The Community College of Rhode Island has had a long tradition of athletic success.
Finding CCRI nationally ranked in sports like baseball and basketball sometimes seems more common than seeing the Knights on the outside of the polls. Just this season, the basketball team qualified for the national tournament for the second time in five years.
Track and field, though, doesn’t usually fall into the same category.
At least for one season, Bobby Allen changed all that.
The former Cranston West star and current CCRI freshman put the CCRI track and field program on the map earlier this month at the NJCAA Men’s Indoor Track and Field Championships in Charleston, Ill.
Allen became the first CCRI indoor track national champion in the history of the program – and he did it twice. Allen captured the national championship in both the 3,000-meter run and the mile run, earning All-American honors in the process.
“I was confident going into the race, but I was still surprised that I won nationals,” Allen said. “I train every day. I won and I was just so happy.”
Allen came to CCRI this season with an already-impressive pedigree. While starring for the Falcons in high school, Allen dominated his senior year to win the state and New England championships in cross country.
In indoor track, he won the state 3,000 and 1,500 meter championships, and he took home the title in the 1,500 in outdoor track.
At New Englands, he finished in first in the indoor track one-mile run and second in the outdoor 1,600.
But all of those accomplishments, as special as they are to Allen, can now take a backseat to two even bigger ones.
“Winning states and New Englands in those three sports in high school, that was amazing,” Allen said. “But winning nationals just feels really big.”
The way that Allen was actually able to win the races only added to it.
He entered the 3,000 seeded third in the event thanks to his time of 8:29.27 at the Boston University Valentine Invitational. The top-seeded runner was Iowa Central sophomore Stanley Kebenei. Kebenei, who came to Iowa Central from Nakura, Kenya, had a seeding time of 8:10.15 and was the clear favorite to take the title.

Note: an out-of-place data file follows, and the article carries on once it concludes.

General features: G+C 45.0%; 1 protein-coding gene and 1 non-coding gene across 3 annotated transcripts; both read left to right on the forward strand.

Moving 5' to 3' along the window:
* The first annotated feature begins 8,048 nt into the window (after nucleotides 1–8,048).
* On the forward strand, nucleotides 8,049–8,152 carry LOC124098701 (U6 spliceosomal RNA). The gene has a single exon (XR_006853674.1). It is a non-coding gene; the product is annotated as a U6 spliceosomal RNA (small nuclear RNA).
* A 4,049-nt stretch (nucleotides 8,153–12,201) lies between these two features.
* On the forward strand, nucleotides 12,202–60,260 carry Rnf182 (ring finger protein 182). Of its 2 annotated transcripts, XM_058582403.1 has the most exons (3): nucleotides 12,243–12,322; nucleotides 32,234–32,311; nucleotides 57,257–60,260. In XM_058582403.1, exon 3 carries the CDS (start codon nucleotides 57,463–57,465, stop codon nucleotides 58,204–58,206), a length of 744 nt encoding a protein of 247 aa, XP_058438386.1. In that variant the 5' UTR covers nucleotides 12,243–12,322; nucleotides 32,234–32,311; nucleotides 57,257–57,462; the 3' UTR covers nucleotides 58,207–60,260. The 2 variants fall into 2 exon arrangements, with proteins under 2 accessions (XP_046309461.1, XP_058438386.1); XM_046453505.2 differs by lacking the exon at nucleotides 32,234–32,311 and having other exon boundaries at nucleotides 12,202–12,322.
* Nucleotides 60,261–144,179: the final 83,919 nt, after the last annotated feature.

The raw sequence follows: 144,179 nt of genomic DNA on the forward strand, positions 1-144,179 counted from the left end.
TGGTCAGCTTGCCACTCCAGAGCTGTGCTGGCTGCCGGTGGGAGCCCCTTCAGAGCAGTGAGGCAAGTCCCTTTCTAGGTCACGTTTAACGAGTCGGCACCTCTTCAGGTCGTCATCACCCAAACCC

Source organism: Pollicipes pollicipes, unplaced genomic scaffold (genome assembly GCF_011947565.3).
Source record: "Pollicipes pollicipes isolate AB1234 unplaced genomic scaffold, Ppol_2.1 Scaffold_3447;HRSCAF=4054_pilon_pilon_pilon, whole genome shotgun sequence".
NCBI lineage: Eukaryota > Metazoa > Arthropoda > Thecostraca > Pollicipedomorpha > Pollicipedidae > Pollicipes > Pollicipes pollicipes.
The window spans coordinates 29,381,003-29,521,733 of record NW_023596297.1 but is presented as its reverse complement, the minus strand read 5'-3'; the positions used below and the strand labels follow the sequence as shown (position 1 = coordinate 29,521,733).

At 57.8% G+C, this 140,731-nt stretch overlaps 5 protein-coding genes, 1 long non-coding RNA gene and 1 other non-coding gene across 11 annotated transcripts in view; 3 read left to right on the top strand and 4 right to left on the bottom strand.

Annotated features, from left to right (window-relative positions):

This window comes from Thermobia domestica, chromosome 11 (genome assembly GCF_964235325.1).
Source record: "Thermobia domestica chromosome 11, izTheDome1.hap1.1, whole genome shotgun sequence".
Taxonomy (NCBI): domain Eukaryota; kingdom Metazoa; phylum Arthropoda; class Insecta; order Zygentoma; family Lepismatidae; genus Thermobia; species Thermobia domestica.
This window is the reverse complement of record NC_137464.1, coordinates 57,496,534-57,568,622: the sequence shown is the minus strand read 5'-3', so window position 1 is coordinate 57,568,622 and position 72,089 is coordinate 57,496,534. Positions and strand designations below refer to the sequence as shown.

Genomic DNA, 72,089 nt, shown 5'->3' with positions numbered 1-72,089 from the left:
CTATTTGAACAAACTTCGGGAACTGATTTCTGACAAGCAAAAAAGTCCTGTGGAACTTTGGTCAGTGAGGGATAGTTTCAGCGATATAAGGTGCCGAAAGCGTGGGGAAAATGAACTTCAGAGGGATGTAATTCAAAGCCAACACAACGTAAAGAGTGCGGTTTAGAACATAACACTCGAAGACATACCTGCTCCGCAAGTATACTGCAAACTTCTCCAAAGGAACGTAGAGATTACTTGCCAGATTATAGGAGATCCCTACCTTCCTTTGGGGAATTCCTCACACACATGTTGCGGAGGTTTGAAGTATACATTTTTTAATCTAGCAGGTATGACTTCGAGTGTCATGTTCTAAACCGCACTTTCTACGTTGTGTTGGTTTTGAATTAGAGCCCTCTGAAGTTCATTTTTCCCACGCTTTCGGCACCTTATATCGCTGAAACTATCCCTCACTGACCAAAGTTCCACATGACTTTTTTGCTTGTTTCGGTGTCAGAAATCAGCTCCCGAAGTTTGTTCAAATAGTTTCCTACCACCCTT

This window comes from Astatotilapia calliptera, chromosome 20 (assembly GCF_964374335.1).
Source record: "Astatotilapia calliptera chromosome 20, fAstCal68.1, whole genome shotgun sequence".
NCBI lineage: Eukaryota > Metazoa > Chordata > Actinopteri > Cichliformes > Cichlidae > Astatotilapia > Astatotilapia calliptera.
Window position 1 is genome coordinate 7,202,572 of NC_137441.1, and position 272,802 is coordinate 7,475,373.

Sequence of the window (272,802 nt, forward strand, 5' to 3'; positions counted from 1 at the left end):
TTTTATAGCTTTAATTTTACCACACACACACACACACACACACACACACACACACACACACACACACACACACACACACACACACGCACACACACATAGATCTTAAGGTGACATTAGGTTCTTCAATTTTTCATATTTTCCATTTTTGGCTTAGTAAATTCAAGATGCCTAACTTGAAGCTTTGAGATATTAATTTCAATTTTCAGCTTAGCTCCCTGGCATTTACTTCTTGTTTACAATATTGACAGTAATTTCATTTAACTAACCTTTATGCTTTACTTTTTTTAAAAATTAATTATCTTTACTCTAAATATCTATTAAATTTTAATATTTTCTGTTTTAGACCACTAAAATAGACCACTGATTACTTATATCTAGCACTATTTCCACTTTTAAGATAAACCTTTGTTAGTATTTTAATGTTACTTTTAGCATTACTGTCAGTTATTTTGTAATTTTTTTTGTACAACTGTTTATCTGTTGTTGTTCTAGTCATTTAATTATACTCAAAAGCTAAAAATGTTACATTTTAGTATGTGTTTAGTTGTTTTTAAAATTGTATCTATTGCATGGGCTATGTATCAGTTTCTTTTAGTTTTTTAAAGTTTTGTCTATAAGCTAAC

So Allen mapped out his strategy prior to the race.
“Every time someone is ranked ahead of me in a race, I’ll play it safe,” Allen said. “I’ll conserve my energy and stay with the top group, the top three people, and then when it comes down to the half-mile mark, or the 600 meters to go, I just kick. Whoever has the strongest kick wins.”
And Allen felt confident that his kick would win out.
Sure enough, Allen outlasted Kebenei at the finish line. Allen’s time of 8:34.87 was just enough to edge Kebenei’s 8:35.14.
“He definitely had to sit back and wait,” CCRI head coach Gregg Cornell said. “He couldn’t be a front-runner, because the kid was ranked first. He definitely would have eaten him up if he had taken the lead.”
Next up was the mile run, where once again Kebenei was the biggest obstacle. Just like in the 3,000 Kebenei was the top-ranked runner with a seeding time of 4:11.03. Allen wasn’t very far back, as he was seeded second with a time of 4:11.79.
But once again, Allen knew he couldn’t take the lead early. In the same way that he waited in the 3,000, he waited again.
Then, in the final 600 meters, Allen took off. He got out in front of Kebenei, taking home first with a time of 4:14.93. Kebenei took second with a time of 4:15.63.
“He did it in both races, and the kid was unable to respond to it,” Cornell said.
Kebenei went on to win the national championship in the 1,000 and the 5,000, but Allen denied him a chance at four titles.
“I knew the other kid was going to be doing multiple events, more so than Bobby – and Bobby ran four events out there,” Cornell said. “I knew the format for how the coaches out there will take a couple of their international runners and stack them in a bunch of events.”
Allen’s national championships were surprising on the surface only because he wasn’t favored in either event. But they weren’t particularly surprising to Cornell.
“He never misses a practice,” Cornell said. “He’s more consistent than any other kid on the team as far as getting to practice. He definitely showed that if you put the work in, you’re going to improve and you’ll be able to get to big races and do big things.
And Allen responded on the big stage like he has every time he’s been put to the test.
“My coach says I’m like a robot,” Allen said. “Everything they tell me to do, I do it.”
Allen became CCRI’s first male track and field All-American in either indoor or outdoor track. He was the first distance runner the school has ever had place nationally.
The school’s only other national championships came in outdoor track, where Jasmine Jennings won the hammer and shot put titles in 2005.
Armed with two indoor titles already, Allen is now setting his sights on adding to his legacy in the upcoming outdoor season.
“My goal is to try to become national champion in the 1,500 and maybe the 800,” Allen said.